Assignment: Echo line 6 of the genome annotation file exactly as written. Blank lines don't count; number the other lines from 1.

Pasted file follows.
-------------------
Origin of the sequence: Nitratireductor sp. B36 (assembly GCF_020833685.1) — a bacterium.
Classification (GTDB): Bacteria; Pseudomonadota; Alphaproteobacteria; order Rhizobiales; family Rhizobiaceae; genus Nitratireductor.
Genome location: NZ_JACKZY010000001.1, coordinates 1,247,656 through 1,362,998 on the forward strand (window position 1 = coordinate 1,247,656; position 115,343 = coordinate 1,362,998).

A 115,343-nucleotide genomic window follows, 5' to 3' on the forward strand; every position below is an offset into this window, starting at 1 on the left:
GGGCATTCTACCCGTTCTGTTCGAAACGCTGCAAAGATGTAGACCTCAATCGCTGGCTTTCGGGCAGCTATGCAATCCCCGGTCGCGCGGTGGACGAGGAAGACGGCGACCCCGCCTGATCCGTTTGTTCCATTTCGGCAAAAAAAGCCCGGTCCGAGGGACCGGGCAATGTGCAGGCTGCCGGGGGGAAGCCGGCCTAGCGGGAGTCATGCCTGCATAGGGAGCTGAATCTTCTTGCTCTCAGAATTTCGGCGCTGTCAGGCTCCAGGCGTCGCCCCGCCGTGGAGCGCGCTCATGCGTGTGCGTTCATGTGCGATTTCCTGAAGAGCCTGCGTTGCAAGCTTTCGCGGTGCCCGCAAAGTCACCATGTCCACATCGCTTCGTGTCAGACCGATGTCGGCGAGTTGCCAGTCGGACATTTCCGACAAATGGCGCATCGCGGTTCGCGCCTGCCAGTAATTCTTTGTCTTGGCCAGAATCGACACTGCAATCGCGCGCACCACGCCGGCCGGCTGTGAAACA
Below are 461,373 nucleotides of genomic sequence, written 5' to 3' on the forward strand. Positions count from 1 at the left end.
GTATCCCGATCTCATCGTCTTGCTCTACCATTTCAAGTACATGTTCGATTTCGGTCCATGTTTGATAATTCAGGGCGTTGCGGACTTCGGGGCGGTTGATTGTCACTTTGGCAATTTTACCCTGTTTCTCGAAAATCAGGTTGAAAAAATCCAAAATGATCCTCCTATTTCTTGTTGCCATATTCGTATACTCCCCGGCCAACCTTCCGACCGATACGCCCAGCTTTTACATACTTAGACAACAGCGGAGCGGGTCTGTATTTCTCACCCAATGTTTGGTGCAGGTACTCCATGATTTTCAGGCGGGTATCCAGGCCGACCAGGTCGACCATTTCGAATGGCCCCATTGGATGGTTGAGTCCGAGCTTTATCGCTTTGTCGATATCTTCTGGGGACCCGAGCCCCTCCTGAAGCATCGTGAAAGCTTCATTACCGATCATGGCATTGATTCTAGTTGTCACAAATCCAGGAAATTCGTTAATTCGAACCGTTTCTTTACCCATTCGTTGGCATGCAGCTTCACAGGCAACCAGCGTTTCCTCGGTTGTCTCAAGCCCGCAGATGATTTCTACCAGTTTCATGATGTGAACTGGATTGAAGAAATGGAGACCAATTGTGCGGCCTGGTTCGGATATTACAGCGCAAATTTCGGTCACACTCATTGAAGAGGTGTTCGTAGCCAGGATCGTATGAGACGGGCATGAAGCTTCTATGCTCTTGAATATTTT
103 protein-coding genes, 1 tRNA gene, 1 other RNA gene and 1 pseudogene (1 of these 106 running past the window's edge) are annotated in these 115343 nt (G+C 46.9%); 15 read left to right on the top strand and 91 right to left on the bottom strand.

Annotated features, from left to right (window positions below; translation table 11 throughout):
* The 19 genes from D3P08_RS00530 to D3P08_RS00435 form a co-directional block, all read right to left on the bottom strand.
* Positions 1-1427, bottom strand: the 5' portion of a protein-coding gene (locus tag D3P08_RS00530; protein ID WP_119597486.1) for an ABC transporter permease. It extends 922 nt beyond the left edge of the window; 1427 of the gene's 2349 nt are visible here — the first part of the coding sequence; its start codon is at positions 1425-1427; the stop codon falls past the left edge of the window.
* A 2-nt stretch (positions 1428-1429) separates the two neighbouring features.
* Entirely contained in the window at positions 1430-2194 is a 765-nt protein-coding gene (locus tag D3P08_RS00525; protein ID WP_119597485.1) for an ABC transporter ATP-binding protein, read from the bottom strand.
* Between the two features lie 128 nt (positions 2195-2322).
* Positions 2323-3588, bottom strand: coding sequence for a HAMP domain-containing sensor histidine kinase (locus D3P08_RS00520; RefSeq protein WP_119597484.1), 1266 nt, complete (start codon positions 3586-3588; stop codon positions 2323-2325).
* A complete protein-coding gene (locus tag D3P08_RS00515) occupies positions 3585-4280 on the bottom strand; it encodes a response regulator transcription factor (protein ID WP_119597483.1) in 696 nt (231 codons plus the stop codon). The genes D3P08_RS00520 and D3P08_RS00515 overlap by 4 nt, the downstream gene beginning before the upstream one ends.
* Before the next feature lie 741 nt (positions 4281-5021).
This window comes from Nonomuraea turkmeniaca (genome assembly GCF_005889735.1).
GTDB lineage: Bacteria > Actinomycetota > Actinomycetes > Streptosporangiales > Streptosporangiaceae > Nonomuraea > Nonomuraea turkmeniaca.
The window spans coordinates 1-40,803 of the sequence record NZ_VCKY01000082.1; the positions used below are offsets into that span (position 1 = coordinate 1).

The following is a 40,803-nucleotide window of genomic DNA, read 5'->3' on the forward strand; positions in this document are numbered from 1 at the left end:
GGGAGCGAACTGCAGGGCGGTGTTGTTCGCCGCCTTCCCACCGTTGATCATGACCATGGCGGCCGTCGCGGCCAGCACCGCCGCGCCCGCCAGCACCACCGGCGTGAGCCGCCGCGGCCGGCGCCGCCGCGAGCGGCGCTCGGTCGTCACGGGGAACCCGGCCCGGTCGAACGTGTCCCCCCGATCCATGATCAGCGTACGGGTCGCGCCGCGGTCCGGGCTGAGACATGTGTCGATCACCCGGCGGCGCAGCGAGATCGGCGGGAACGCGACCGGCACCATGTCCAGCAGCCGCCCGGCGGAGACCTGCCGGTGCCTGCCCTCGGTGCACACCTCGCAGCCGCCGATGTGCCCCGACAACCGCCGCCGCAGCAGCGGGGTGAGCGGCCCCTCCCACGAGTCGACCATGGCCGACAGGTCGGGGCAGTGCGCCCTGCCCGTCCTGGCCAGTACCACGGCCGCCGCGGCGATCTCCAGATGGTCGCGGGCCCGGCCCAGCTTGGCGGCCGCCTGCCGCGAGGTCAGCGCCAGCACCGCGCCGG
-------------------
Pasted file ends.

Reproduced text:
Below are 461,373 nucleotides of genomic sequence, written 5' to 3' on the forward strand. Positions count from 1 at the left end.